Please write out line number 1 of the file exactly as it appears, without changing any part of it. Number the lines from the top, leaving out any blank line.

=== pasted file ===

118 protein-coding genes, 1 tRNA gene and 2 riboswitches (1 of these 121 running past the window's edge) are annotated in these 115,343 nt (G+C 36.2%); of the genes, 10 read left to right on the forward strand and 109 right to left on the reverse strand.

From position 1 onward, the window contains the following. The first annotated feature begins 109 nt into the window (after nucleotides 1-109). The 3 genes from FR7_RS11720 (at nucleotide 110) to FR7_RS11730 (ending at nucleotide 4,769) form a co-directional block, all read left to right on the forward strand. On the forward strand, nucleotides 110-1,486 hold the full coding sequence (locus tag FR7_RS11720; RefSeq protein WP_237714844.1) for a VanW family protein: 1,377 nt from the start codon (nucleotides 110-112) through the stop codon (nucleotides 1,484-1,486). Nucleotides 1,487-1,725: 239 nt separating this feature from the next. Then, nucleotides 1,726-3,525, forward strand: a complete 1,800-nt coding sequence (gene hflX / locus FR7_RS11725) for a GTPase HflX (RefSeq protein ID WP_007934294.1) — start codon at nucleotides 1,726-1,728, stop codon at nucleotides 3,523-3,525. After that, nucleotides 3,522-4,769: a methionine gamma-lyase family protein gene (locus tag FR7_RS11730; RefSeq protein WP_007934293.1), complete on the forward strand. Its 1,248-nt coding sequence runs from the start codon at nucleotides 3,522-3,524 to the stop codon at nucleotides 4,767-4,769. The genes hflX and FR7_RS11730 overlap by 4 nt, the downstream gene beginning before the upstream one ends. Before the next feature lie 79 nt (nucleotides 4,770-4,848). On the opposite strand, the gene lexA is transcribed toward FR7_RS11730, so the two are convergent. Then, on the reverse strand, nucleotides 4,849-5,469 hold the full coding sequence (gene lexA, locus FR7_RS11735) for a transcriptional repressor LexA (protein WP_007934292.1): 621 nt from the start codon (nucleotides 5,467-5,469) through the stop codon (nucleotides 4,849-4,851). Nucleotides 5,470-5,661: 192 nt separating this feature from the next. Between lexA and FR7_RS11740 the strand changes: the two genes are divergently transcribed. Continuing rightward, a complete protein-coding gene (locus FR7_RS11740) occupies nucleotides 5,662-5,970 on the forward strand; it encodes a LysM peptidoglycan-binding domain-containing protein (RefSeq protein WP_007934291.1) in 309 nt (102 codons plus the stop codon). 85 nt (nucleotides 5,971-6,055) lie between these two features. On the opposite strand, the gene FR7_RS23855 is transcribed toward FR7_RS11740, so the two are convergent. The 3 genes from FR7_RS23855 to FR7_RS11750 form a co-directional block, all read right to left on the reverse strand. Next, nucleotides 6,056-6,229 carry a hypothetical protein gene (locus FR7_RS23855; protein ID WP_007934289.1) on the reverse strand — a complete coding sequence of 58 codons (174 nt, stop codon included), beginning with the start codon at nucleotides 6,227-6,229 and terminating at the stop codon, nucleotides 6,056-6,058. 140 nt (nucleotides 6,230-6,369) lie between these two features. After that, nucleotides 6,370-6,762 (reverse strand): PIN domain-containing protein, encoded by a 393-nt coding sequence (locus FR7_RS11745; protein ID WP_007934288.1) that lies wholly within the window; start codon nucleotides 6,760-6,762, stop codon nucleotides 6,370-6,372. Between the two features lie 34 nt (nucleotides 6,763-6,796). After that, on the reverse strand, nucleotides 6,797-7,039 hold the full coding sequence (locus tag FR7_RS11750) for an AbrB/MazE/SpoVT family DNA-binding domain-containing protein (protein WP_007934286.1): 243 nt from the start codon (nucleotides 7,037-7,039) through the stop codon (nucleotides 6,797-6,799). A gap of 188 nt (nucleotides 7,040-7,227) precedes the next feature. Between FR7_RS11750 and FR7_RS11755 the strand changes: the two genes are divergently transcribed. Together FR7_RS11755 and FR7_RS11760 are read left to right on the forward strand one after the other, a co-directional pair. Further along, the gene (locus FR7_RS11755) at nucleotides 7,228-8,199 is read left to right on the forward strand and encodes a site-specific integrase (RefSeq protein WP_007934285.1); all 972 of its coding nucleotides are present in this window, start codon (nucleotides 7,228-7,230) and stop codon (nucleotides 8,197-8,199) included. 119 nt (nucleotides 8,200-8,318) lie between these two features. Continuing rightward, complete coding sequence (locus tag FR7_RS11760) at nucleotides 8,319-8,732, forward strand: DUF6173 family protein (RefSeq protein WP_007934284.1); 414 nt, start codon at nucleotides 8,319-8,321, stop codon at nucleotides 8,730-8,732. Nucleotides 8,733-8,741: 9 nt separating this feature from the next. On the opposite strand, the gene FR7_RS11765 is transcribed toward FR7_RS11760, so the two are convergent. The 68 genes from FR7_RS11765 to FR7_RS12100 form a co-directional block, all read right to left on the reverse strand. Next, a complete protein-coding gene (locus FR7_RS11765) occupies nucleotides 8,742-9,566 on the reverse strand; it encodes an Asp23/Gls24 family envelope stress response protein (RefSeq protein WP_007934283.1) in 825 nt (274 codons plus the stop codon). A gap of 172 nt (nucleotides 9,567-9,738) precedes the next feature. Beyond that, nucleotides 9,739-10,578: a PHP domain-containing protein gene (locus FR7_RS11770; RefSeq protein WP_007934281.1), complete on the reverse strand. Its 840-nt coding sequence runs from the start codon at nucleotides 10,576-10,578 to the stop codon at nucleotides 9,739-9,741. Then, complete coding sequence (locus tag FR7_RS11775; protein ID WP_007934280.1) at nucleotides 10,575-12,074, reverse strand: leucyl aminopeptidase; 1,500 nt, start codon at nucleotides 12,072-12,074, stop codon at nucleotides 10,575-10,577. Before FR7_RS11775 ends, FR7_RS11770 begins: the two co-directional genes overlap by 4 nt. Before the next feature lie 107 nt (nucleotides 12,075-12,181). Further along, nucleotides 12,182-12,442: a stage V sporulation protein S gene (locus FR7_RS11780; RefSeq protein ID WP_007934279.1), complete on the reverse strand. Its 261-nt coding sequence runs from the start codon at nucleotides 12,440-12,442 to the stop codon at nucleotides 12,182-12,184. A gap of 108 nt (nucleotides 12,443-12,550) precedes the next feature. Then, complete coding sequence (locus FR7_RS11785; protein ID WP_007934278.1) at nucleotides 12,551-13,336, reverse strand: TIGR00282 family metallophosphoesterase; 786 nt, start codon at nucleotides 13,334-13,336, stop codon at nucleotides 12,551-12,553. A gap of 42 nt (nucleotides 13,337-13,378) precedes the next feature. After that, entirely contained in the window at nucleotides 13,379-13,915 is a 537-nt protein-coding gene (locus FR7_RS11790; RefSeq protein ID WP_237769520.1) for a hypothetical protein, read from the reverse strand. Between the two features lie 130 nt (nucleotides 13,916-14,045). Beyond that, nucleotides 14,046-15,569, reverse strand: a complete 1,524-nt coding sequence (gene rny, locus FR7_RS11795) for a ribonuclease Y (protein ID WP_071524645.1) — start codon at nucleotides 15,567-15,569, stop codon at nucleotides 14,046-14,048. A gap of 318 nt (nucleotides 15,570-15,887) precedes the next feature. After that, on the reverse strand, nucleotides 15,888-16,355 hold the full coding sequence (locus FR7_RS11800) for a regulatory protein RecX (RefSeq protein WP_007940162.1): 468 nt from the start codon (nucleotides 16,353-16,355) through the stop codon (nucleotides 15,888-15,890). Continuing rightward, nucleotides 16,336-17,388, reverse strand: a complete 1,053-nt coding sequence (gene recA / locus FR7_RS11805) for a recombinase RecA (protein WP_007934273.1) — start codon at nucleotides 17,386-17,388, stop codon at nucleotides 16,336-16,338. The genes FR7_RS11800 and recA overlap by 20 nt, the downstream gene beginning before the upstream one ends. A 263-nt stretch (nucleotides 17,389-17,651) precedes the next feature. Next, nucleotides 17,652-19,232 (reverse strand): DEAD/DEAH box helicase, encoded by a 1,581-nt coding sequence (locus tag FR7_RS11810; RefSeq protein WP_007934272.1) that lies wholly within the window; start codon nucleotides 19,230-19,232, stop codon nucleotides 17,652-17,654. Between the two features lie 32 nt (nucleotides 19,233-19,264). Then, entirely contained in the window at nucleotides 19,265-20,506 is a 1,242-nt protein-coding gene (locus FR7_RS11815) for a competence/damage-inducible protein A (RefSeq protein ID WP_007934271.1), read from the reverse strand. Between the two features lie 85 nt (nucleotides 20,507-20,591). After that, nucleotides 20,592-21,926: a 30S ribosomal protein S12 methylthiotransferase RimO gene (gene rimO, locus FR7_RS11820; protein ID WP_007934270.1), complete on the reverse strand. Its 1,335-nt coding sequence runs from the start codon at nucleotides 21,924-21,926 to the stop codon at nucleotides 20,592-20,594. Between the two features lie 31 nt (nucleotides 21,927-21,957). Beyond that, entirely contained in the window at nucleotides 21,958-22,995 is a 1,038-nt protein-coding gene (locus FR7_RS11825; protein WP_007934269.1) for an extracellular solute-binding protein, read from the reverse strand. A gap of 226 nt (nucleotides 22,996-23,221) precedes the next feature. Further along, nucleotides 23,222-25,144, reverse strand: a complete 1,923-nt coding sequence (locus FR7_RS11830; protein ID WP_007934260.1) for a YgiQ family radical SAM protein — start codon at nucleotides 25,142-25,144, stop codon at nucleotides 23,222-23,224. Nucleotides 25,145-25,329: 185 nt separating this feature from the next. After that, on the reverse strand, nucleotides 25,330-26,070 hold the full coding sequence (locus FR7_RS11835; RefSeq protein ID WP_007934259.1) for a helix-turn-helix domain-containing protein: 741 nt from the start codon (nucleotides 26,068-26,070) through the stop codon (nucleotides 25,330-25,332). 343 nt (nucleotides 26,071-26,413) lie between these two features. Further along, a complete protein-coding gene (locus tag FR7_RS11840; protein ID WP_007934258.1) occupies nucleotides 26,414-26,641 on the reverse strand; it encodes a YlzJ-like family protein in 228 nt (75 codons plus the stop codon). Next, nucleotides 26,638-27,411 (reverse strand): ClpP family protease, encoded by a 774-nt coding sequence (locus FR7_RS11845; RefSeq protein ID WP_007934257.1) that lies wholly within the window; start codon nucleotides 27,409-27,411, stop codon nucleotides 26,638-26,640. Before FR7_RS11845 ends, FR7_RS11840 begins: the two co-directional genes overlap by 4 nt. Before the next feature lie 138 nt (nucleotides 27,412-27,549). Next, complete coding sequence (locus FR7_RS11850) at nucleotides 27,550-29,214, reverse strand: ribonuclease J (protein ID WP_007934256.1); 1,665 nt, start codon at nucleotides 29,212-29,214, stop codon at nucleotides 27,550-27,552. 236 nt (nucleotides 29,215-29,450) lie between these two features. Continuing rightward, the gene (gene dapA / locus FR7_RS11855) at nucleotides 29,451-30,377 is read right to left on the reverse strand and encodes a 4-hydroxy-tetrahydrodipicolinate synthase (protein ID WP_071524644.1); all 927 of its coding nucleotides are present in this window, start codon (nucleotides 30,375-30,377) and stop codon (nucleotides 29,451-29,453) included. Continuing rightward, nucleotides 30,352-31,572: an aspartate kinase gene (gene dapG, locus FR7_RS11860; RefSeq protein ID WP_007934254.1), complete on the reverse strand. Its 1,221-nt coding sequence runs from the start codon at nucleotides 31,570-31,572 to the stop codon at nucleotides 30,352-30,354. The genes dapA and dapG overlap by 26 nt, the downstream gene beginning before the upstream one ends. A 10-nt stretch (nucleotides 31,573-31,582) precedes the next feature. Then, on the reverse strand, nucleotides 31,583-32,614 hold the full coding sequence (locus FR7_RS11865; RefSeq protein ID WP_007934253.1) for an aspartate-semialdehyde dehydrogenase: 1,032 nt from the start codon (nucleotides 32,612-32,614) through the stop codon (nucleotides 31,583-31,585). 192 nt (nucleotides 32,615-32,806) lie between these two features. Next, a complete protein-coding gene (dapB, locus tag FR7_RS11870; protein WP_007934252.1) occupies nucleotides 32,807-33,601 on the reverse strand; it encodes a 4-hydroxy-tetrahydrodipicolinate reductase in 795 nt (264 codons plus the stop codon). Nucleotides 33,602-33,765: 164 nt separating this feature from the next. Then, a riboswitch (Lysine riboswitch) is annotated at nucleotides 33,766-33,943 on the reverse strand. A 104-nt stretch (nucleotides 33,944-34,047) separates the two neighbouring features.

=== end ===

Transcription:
118 protein-coding genes, 1 tRNA gene and 2 riboswitches (1 of these 121 running past the window's edge) are annotated in these 115,343 nt (G+C 36.2%); of the genes, 10 read left to right on the forward strand and 109 right to left on the reverse strand.